Dissolving female condoms can stop HIV and unwanted pregnancy

Published December 11, 2012

| FoxNews.com

While condoms are an effective form of contraception and defense against sexually transmitted infections, they’re not always a popular option during intercourse.

In an attempt to develop an alternative option for women, researchers from the University of Washington have created female condoms, which can dissolve in the uterus.  The condoms first provide contraception, and then as they dissolve, they release drugs engineered to prevent HIV.

“Our dream is to create a product women can use to protect themselves from HIV infection and unintended pregnancy,” said one of the lead authors Kim Woodrow, a UW assistant professor of bioengineering. “We have the drugs to do that. It’s really about delivering them in a way that makes them more potent, and allows a woman to want to use it.”

The condoms are made through a process called electrospinning, in which an electric field is used to throw charged fluid through the air.  Once the stream of fluid hits the field, it stretches and is shaped into nanometer-sized fibers, which can be manipulated to control their shape and solubility.  The fibers can ultimately incorporate other larger molecules – such as proteins and antibodies – which can are difficult to deliver through other methods.

The final fiber material can either physically block sperm or release drugs such as spermicides to prevent pregnancy.  According to the researchers, the condoms can incorporate numerous kinds of drugs to treat for more STIs than just HIV.  The timing of the dissolution is also versatile – either dissolving within a few hours or gradually over a couple of days, and the different drugs can be released at different time periods.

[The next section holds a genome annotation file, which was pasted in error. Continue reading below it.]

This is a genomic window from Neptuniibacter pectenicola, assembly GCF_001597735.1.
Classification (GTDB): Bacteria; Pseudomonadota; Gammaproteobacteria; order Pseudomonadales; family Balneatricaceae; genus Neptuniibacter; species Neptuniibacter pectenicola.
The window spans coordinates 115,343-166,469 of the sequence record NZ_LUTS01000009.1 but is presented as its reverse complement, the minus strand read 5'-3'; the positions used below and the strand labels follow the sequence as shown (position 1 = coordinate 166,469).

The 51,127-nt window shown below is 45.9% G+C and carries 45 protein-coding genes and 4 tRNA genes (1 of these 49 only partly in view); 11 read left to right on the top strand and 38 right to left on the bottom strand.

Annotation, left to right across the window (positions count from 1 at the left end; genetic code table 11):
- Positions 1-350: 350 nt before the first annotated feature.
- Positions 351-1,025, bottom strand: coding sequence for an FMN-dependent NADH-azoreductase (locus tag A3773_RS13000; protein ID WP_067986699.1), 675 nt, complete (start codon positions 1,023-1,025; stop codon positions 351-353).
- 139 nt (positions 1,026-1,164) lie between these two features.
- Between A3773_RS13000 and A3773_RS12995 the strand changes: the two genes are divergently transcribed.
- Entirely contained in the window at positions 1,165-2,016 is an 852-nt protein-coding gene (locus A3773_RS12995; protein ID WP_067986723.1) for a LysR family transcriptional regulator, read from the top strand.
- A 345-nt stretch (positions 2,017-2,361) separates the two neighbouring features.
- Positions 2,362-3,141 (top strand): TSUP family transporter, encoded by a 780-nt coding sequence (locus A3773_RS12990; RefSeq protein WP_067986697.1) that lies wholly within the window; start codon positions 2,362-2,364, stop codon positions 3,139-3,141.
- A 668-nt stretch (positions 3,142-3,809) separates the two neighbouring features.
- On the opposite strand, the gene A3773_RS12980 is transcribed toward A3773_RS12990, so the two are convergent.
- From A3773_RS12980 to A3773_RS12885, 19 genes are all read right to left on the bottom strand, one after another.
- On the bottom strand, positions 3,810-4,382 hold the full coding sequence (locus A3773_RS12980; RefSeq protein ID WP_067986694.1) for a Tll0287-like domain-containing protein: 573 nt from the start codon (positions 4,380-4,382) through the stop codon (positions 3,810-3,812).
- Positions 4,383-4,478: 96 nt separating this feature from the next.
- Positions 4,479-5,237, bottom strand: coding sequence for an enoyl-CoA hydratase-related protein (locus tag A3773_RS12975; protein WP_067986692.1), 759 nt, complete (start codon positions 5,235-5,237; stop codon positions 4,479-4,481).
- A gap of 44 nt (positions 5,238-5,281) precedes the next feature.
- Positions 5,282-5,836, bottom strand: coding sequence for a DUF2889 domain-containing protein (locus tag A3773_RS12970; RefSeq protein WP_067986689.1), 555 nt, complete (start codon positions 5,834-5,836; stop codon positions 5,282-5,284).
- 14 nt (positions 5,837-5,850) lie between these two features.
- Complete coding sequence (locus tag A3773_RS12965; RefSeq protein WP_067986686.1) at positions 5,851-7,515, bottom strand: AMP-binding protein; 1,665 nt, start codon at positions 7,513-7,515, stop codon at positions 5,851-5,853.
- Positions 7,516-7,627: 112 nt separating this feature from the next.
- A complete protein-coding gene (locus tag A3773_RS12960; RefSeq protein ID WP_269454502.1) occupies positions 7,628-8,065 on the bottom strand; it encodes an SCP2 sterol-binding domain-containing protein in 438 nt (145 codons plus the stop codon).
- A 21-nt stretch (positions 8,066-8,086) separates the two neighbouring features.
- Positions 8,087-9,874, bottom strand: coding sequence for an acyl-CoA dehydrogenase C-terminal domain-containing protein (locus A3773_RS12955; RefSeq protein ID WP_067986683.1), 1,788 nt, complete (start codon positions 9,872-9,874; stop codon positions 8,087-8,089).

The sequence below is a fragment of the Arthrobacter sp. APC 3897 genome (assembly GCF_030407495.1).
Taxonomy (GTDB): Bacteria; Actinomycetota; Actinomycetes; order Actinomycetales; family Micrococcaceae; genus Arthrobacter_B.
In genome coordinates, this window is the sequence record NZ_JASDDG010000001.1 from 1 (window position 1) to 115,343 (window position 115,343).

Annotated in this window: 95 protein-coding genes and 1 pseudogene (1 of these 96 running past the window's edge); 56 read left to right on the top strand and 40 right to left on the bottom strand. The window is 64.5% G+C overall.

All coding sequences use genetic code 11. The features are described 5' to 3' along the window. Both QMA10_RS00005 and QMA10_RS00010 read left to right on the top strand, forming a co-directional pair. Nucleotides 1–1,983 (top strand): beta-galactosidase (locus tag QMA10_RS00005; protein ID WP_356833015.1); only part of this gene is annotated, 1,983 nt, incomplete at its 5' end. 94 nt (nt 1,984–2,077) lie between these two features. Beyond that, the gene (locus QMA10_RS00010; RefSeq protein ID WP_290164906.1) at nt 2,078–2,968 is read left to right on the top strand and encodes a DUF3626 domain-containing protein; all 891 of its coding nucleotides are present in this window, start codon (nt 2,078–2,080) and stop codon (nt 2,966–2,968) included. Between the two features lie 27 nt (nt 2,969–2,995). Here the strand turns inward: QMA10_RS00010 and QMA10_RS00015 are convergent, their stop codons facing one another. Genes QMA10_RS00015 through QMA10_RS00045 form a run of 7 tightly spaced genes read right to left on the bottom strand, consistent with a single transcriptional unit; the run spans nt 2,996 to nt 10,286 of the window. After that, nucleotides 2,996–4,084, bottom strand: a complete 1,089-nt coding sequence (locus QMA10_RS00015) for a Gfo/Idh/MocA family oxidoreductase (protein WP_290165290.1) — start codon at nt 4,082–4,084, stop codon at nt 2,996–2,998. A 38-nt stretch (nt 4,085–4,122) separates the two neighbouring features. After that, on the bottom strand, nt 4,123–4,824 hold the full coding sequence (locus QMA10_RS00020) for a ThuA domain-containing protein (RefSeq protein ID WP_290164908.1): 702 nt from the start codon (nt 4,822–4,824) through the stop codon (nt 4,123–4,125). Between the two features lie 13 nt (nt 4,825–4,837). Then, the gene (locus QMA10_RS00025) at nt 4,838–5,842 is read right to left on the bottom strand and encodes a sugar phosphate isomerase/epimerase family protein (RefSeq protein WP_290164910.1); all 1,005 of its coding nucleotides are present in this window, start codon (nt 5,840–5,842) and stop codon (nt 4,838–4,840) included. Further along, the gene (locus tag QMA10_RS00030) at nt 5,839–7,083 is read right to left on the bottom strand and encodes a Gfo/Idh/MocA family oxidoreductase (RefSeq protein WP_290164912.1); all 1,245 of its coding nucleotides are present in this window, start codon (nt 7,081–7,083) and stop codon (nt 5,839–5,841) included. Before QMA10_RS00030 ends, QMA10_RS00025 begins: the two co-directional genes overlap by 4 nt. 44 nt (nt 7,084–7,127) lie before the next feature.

While this newly developed dissolving condom is less noticeable than the conventional condom and more versatile than other forms of contraception, the authors understand that it still may not be used during intercourse.  They hope it will provide another option for women who may be looking for an alternative form of contraception and STI-prevention.

“At the time of sex, are people going to actually use it? That’s where having multiple options really comes into play,” said co-author Emily Krogstad, a first-year grad student at the University of Washington. “Depending on cultural background and personal preferences, certain populations may differ in terms of what form of technology makes the most sense for them.”

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